It’s a time of exceeding anguish and widespread weeping, especially by mothers for their children.  Rachel was known as the mother of the nation who died while giving birth to Benjamin.  While she is buried in Bethlehem, in profound poetic imagery, her tears are figuratively spilling into the soil again as mothers are weeping and crying inconsolably.

Some of you are grieving the loss of a child or grandchild.  I can’t even imagine the pain you are experiencing.  Others of you are sorrowing about the loss of your spouse or parent, family member or friend.  I pray you find comfort in Psalm 34:18: “The Lord is near to the brokenhearted and saves the crushed in spirit.”

It’s so sad that the Babylonians slaughtered so many children.  Several centuries later, Herod’s hatred leads to the deaths of babies in and around Bethlehem.  Some forty years later up to a million people were killed in A.D. 70, including infants and children, when the Romans destroyed Jerusalem.  Hitler exterminated some 6 million Jews.  

Are you aware that Rachel is still weeping today?   If you lean in you can hear her loud lamentation for the nearly 60 million babies that have been aborted in our country since 1973. 

Even when you’re blue, do what you know to be true.  Let’s look now at the final scene in Matthew 2.

3. Return to Nazareth (19-23). 

Some time later, Herod dies and then an angel appears in another dream to Joseph and says in verse 20: “Rise, take the child and his mother and go to the land of Israel, for those who sought the child’s life are dead.”  This echoes Exodus 4:19 where God said to Moses: “Go back to Egypt, for all the men who wanted to kill you are dead.” We read in verse 21 that after Joseph heard this, “…he rose and took the child and his mother and went to the land of Israel.”

We know from history that Herod died of foul and fatal diseases at the age of 70.  After making it back to the Bethlehem area, Joseph finds out that Herod’s son Archaeleus is now on the throne and he becomes afraid because he is even more sinister than Herod.  He began his reign as king by massacring 3,000 people.

I wonder if Joseph was getting frustrated and fed up.  He and his young family have been gone from Nazareth for a long time.  Once again, he has a dream and verse 23 says: “And he went and lived in a city called Nazareth, so that what was spoken by the prophets might be fulfilled, that he would be called a Nazarene.”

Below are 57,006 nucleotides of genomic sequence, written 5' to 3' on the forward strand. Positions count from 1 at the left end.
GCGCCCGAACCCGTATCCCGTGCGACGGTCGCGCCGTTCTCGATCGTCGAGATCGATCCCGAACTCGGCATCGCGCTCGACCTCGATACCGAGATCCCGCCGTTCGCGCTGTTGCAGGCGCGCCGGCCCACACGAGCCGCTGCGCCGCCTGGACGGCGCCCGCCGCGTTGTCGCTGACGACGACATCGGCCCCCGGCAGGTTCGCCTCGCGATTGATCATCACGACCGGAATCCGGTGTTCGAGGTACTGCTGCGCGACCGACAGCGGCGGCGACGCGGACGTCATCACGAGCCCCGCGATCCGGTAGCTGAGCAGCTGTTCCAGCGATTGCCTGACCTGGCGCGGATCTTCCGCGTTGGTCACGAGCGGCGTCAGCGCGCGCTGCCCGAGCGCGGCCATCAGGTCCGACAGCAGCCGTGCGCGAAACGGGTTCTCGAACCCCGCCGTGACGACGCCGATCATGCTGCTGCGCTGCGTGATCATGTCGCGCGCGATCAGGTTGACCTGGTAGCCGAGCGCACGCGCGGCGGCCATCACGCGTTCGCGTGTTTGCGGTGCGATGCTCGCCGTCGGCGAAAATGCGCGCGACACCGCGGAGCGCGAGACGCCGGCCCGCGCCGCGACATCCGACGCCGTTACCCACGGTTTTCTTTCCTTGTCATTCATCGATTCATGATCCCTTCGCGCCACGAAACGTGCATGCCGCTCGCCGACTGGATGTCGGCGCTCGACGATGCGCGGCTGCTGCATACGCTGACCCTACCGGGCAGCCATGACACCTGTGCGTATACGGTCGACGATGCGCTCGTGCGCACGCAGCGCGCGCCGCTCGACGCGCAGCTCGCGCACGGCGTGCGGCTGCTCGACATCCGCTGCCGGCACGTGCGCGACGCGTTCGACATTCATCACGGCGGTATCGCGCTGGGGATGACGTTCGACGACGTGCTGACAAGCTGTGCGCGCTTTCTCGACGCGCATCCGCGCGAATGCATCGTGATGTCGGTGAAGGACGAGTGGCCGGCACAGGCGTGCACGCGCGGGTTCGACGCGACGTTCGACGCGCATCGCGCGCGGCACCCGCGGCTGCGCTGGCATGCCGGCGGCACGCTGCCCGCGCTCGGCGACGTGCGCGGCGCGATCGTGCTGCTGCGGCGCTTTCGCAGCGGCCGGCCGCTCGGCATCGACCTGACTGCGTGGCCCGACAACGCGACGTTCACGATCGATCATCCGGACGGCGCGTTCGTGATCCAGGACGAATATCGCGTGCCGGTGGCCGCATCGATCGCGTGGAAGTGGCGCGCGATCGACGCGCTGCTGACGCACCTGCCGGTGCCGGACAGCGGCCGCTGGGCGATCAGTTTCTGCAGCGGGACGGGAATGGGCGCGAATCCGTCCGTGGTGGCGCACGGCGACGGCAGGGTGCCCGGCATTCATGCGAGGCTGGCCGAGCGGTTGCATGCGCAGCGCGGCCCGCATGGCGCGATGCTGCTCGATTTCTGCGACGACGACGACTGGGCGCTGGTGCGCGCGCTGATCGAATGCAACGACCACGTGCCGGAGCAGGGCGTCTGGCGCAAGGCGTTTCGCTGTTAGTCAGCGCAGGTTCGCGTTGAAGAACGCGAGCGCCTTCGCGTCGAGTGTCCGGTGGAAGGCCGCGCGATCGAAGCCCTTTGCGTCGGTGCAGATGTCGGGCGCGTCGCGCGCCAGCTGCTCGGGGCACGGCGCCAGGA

While there is not one specific verse Matthew is referencing, (notice the plural “prophets”), he’s likely using a wordplay to show that Jesus was the branch (nezer) from Isaiah 11:1 and was despised (nezer) from Isaiah 53:3.  Jesus was not only sent as an outcast to Egypt, He also was sent to live in a place for outcasts.   I’m reminded of what Jerome said in the 4th Century: “Jesus was born in a dung heap because that’s where He knew He’d find us.”

Jesus was often called “The Nazarene” as a title of derision, an expressive way of saying that He was despised and not influential.  Nathaniel summed up what people thought of this town in John 1:46: “Can anything good come out of Nazareth?”  No one lived in Nazareth except those who could not afford to live anywhere else.  Even in His death, the sign on the top of the cross was used to mock Jesus.  The letters I.N.R.I. were the Latin abbreviation for: “Jesus of Nazareth, King of the Jews.”  

Let’s synthesize these scenes so we can figure out how to beat the blahs.

Beating the Blahs

1. Exhibit instant obedience. 

While we have no record of Joseph ever saying anything, his actions sure spoke loudly.  In every case, when Joseph is told what to do, he instantly obeys as he first did in Matthew 1:24: “When Joseph woke from sleep, he did as the angel of the Lord commanded him: he took his wife.”

In scene one, when he heard the angel tell him to go to Egypt he didn’t wait until morning but got up while it was still dark and departed.  In scene two, when he’s told to go back to Israel, he does so immediately.  Then, when he’s warned in a dream to not stay in Judea in scene three, he leads Mary and her son back on the road where they head north to Nazareth.

Obedience is seldom convenient, but it’s always correct

Write this down.  Obedience is seldom convenient, but it’s always correct.  Even when you’re blue, do what you know to be true.  Something Beth and I heard in a parenting course when our daughters were young is spot on: “Delayed obedience is disobedience.”  

The word, “rise” in verse 13 means, “to be roused from inactivity.”  Just like us, Joseph had to be prodded from inaction to action.  The word, “take” means, “to take your responsibility seriously.”

Joseph does not ask for more information nor does he request more time.  Once the Lord says it; that settles it.  He doesn’t ask questions or make a deal or tell the Lord that he’ll obey later on.  He doesn’t complain about how hard it is to uproot his young family or wonder about travel accommodations.  He just gets up and goes like Abraham did according to Hebrews 11:8 when he “went out, not knowing where he was going.” 

In what area is the Lord expecting your instant obedience right now?  Is there something He’s prompting you to do but you’ve been delaying?  Psalm 119:60 says: “I hasten and do not delay to obey your commandments.”  If you want to obey, don’t delay.  Is there a decision you’ve been putting off?  An ungodly relationship you need to sever?  An application you need to send in?  Is there a gift you need to give?  A commitment you need to make?   Is there a person you need to forgive?  What about deciding to totally live out our 4 G’s this year?  Decide right now on the cusp of a new year to gather, grow, give and go with the gospel like you never have before.